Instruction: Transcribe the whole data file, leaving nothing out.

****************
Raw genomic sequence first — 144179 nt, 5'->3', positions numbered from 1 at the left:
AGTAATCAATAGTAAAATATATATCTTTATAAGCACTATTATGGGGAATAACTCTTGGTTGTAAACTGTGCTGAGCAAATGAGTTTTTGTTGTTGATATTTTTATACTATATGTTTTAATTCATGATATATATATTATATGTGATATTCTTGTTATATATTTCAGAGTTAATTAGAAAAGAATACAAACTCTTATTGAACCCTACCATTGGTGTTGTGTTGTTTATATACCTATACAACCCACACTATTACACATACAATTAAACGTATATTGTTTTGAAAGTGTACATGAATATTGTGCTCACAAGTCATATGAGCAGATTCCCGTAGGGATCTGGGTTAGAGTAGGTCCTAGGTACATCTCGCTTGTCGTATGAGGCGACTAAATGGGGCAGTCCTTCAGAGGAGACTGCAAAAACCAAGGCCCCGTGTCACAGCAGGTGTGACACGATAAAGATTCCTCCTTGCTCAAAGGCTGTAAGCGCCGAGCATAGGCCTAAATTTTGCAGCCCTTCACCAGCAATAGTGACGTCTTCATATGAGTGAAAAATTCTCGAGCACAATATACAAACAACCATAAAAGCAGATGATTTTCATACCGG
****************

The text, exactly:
Raw genomic sequence first — 144179 nt, 5'->3', positions numbered from 1 at the left:
AGTAATCAATAGTAAAATATATATCTTTATAAGCACTATTATGGGGAATAACTCTTGGTTGTAAACTGTGCTGAGCAAATGAGTTTTTGTTGTTGATATTTTTATACTATATGTTTTAATTCATGATATATATATTATATGTGATATTCTTGTTATATATTTCAGAGTTAATTAGAAAAGAATACAAACTCTTATTGAACCCTACCATTGGTGTTGTGTTGTTTATATACCTATACAACCCACACTATTACACATACAATTAAACGTATATTGTTTTGAAAGTGTACATGAATATTGTGCTCACAAGTCATATGAGCAGATTCCCGTAGGGATCTGGGTTAGAGTAGGTCCTAGGTACATCTCGCTTGTCGTATGAGGCGACTAAATGGGGCAGTCCTTCAGAGGAGACTGCAAAAACCAAGGCCCCGTGTCACAGCAGGTGTGACACGATAAAGATTCCTCCTTGCTCAAAGGCTGTAAGCGCCGAGCATAGGCCTAAATTTTGCAGCCCTTCACCAGCAATAGTGACGTCTTCATATGAGTGAAAAATTCTCGAGCACAATATACAAACAACCATAAAAGCAGATGATTTTCATACCGG